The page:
That switch is described as a "non-shortening" one which basically means it is a "break-before-make" (B-B-M) This would result in total loss of value as the switch moves between stations. With 12 positions (and no "dead" positions) there will be 30 degrees of rotation per location. In all probability a B-B-M arrangement will have a 50% contact area so at best you will experience 15 degrees of known location followed by 15 degrees of no signal etc etc. If you want to use a 12-way switch as a rotary encoder I'd suggest a "make-before-break" (M-B-B) would be a better option. This will then give you 30 degrees of known location followed by 30 degrees of the next location etc etc. Because of the M-B-B feature there will be several degrees of "error" until the break has taken place. However as this will be similar for all locations it simply results in an off-set from the indent positions which can be accommodated by mechanical offset.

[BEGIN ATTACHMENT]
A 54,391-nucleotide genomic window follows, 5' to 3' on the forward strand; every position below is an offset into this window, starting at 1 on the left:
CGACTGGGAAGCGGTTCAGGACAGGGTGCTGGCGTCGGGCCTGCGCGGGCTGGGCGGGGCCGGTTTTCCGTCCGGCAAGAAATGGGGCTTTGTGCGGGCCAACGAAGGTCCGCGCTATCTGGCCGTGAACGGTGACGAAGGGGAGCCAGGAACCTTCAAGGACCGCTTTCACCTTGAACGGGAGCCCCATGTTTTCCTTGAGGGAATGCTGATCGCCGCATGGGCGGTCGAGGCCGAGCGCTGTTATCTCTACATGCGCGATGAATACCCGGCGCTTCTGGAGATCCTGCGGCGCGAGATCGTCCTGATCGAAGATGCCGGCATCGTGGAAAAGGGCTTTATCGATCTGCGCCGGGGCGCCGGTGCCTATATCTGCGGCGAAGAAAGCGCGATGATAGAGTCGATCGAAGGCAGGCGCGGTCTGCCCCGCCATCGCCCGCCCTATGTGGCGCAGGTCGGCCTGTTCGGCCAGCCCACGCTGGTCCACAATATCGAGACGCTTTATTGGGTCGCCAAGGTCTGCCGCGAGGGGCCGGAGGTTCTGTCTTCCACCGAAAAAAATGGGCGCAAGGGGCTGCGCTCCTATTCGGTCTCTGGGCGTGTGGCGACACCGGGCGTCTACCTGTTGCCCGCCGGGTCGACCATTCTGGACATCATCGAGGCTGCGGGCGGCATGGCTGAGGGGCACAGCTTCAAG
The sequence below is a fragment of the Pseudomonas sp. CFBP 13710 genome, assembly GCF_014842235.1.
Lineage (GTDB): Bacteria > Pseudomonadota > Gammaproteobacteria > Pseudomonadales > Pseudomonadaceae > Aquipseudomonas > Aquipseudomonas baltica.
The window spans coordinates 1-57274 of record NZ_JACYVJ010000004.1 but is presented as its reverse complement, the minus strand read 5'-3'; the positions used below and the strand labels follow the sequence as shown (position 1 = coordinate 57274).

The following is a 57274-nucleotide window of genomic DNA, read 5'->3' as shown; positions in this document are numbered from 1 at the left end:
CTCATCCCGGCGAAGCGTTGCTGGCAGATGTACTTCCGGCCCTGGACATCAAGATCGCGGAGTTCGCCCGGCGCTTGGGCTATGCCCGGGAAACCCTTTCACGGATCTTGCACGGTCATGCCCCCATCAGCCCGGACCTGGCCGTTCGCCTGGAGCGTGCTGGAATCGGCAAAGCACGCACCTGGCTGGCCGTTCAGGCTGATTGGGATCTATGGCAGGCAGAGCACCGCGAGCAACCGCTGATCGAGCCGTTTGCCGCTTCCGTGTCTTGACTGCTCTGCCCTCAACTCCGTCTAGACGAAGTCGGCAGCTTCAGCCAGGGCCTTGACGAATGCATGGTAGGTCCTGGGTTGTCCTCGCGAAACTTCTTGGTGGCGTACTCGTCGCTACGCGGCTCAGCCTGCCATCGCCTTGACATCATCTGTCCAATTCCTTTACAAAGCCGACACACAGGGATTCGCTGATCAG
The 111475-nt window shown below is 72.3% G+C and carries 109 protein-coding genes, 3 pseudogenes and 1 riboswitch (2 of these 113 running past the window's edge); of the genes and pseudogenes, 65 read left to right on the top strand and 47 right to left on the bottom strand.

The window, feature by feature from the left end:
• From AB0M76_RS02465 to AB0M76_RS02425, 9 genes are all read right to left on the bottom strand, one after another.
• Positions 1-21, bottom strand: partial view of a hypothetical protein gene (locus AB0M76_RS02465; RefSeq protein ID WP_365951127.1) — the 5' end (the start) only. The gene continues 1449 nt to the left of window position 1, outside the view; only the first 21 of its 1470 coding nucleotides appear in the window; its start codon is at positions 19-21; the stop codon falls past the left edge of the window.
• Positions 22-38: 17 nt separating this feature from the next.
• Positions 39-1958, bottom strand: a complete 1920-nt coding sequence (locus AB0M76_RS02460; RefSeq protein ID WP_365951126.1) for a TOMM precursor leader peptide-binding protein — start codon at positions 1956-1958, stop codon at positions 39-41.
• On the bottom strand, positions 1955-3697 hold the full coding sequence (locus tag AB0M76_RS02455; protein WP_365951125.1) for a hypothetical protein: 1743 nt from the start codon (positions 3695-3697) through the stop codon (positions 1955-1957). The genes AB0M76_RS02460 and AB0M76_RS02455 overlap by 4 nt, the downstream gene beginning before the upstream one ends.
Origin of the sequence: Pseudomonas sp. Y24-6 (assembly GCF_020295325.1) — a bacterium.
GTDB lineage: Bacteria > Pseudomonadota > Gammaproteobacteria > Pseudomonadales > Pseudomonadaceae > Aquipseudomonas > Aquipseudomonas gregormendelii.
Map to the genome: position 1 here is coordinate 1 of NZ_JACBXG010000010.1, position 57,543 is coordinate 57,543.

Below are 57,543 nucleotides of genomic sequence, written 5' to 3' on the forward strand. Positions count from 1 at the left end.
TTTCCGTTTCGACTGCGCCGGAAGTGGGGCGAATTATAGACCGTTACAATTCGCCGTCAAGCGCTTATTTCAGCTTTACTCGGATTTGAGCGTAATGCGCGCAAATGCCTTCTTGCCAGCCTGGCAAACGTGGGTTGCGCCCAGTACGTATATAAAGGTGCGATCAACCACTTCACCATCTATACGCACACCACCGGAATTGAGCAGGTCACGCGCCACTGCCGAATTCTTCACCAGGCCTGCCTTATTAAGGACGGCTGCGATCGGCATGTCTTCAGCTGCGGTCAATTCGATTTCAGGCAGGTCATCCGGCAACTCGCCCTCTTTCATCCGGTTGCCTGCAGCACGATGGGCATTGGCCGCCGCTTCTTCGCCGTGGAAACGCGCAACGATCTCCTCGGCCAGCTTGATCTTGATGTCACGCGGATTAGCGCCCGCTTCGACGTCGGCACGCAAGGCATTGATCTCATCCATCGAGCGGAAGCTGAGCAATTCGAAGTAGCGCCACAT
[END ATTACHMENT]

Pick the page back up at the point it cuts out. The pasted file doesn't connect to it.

This kind of part, with 1 common and 12 contacts?http://www.parts-express.com/pe/showdetl.cfm?partnumber=023-660I could see wiring it up as voltage divider, read the common on an analog input, map each reading to a 1-12 number.
Do you mean you want your 12 way switch to produce a 4-bit binary code4 bits equate to 16 options so if you could use a 16 way device here is a commercially available product that doesn't require any intelligent processor http://www.lorlin.co.uk/PDF/BCK.pdf